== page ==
If it were not already clear (with superb work ranging from Wilde to Warriors and most points between), this disc should make it amply so that Wiseman is one of the finest, most versatile, melodically and technically accomplished film composers currently working. Whether or not this is her best score or not will have to wait until the film is available for viewing in the UK, but it has certainly resulted in her most enthralling score album to-date, the sort of sweeping epic romantic action writing which will surely win over converts who might have found previous scores from 5the composer too small or intimate for their liking. There may not be the artistic seriousness of Warriors here, but that is hardly the point, as a listening experience the disc gives the greatest pleasure of any Wiseman score release to date. Not only that, but half-way through November it is easily among the best of the couple of hundred new albums I’ve heard so far in 2004.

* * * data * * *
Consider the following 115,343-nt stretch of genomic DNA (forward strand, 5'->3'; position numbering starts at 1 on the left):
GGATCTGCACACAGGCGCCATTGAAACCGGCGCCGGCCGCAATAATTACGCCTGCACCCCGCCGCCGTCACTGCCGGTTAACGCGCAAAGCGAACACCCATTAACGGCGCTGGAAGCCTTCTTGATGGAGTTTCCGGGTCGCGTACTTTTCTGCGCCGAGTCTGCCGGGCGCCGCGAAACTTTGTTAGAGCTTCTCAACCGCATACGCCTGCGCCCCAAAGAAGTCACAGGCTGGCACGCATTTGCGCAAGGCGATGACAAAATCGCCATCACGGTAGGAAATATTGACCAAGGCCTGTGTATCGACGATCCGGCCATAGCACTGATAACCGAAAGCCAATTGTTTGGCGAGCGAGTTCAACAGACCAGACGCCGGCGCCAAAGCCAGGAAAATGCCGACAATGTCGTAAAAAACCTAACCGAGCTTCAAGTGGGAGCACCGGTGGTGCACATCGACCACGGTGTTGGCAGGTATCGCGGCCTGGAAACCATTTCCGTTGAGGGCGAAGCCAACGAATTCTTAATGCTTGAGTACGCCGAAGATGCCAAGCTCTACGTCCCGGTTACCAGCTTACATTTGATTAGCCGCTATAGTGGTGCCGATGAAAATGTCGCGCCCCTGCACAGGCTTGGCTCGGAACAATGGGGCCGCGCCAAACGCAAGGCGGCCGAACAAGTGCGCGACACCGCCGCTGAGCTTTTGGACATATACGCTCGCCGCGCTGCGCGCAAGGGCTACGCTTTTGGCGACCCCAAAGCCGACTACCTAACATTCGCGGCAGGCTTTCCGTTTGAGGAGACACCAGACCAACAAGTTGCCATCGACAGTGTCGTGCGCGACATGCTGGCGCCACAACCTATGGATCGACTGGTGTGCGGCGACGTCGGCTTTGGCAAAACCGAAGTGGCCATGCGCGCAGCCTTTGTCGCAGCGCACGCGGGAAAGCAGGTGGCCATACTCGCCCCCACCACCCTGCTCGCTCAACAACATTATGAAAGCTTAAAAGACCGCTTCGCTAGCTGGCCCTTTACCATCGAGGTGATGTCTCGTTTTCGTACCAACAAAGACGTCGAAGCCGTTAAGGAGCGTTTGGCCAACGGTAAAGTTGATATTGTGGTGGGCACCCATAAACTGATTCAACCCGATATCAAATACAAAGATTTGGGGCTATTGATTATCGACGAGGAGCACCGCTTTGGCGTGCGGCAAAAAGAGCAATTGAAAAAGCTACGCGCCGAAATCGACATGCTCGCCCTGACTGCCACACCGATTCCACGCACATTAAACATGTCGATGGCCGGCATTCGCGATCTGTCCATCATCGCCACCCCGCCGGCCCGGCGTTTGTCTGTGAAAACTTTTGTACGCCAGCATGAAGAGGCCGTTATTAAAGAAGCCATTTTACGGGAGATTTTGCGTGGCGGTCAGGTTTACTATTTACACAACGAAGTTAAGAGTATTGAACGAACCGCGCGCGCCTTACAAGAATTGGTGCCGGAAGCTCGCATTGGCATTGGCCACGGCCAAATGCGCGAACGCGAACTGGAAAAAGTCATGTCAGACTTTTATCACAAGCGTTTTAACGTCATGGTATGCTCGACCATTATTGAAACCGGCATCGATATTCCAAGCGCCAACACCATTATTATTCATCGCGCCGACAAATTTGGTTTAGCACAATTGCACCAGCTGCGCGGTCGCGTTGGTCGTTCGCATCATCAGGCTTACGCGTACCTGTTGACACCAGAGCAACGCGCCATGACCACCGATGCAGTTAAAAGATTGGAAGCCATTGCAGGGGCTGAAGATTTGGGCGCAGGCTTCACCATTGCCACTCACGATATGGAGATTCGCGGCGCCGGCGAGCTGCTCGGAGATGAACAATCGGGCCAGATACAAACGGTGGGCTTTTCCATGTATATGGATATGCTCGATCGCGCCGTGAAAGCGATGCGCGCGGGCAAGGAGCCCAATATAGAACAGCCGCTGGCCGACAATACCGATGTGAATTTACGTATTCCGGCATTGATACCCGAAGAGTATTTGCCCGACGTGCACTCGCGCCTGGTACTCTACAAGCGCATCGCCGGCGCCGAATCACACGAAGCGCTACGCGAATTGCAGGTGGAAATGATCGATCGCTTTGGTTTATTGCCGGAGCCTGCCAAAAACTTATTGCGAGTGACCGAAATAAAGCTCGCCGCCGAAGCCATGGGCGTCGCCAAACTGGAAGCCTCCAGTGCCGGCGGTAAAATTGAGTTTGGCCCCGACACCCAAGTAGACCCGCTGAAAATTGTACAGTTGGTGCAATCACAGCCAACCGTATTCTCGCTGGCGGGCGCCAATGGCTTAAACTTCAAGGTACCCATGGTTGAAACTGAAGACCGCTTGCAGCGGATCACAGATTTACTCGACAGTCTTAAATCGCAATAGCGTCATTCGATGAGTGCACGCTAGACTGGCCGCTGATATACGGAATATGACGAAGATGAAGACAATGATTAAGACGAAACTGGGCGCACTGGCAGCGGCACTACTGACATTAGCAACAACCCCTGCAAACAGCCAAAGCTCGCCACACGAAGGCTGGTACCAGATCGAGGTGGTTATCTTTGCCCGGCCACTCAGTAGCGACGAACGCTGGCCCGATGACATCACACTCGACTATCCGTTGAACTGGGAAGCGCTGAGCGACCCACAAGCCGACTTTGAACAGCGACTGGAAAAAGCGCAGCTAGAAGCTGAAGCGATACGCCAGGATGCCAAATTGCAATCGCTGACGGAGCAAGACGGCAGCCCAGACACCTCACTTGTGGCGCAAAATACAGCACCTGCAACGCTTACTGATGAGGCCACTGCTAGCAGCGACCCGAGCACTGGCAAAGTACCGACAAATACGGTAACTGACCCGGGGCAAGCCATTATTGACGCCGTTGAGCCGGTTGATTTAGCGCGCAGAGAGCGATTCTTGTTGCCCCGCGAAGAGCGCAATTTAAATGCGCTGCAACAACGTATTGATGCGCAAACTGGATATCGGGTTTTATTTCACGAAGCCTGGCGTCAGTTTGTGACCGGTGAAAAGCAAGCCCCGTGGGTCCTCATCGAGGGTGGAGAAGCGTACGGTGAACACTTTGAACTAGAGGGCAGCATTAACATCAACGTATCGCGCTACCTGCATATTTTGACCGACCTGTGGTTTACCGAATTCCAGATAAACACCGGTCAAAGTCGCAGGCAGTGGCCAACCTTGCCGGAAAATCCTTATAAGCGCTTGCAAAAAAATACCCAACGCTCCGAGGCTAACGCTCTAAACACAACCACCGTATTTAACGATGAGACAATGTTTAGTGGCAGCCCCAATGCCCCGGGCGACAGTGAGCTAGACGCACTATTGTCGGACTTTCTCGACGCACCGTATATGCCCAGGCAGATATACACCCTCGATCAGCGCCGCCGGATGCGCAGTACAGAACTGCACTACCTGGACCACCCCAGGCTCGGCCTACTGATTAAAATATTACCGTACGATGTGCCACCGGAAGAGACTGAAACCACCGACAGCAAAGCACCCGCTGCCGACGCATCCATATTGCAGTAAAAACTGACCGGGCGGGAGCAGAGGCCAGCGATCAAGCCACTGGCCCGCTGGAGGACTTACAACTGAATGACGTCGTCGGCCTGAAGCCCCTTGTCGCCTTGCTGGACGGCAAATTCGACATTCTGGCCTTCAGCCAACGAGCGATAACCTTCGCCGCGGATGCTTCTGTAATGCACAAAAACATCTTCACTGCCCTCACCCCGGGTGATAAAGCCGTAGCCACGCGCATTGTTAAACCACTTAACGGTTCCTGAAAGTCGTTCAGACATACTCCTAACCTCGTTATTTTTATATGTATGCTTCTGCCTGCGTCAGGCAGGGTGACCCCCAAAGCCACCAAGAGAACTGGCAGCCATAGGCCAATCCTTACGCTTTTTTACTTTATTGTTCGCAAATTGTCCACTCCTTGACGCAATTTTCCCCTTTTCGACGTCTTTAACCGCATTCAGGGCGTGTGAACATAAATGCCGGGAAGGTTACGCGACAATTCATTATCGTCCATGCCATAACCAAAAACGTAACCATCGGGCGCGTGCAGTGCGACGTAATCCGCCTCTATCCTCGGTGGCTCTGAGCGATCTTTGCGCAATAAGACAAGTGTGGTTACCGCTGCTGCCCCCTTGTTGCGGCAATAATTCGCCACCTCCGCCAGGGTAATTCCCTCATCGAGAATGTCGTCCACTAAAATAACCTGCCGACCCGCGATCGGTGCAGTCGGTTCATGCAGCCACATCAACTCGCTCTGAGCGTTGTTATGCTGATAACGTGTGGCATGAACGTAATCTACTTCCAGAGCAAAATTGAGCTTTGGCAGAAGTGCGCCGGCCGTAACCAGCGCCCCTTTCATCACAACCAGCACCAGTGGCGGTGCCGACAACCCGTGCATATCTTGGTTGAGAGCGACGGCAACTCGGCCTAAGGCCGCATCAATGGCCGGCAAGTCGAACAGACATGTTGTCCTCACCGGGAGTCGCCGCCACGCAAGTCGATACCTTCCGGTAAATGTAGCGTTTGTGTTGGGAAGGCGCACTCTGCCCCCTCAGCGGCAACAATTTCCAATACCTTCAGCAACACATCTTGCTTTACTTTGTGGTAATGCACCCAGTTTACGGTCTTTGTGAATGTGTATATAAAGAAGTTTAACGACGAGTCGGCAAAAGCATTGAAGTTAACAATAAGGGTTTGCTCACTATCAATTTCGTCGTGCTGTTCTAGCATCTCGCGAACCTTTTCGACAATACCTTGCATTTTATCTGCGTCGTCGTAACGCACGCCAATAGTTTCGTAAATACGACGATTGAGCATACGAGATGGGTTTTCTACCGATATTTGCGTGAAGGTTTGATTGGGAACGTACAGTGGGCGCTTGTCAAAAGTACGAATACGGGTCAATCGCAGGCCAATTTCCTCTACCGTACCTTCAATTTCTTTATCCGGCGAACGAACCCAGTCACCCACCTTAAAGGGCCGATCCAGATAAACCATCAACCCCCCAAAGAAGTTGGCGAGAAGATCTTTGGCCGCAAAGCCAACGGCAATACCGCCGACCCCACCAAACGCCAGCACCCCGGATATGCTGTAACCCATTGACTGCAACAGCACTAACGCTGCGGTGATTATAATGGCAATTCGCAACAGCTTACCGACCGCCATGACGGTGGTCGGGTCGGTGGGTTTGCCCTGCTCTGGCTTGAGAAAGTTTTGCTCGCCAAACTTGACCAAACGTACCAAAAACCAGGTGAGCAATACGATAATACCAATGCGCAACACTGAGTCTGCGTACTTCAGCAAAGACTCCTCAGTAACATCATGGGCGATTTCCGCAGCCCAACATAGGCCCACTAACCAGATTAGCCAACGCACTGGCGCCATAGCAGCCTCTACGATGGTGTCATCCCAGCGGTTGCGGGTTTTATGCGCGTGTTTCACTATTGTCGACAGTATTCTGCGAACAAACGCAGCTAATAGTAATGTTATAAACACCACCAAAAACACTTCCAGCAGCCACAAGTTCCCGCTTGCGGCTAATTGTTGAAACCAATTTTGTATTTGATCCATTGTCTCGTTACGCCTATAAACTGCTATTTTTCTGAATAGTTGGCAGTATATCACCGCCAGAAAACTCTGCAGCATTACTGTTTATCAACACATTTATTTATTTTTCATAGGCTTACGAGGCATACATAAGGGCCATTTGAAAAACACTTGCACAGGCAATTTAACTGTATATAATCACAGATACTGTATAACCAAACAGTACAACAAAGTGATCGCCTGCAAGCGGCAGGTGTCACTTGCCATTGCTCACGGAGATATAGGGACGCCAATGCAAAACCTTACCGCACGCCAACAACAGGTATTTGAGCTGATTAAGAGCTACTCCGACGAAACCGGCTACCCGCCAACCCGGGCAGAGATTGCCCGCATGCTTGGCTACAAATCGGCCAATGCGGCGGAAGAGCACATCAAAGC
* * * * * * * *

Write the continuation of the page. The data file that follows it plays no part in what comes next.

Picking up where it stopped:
Despite his anonymity in the United States, Arsène Lupin is a well-known character in Europe. Author Maurice Leblanc created Lupin in a series of twenty novels nearly a century ago, and his popularity since has extended to various television series, film adaptations, and an anime series about Lupin’s grandson in Japan. The character is a gentleman thief who serves as France’s combination of Batman, Indiana Jones, and James Bond. A rogue trained by his father as a master of disguise and aristocratic manners, he (unlike his father) vows not to kill anyone no matter the circumstances. Falling in love and falling into involvement with perpetual plans of scheming royalists to re-establish the French Monarchy, Lupin leads a life of intrigue and extraordinary beauty in a Gothic environment of shades of black. This 2004 adaptation produced by the U.K., Italy, and France, was directed by Jean-Paul Salomé and released initially in France before opening across the world in 2005. Based on the 1924 novel “The Countess of Cagliostro”.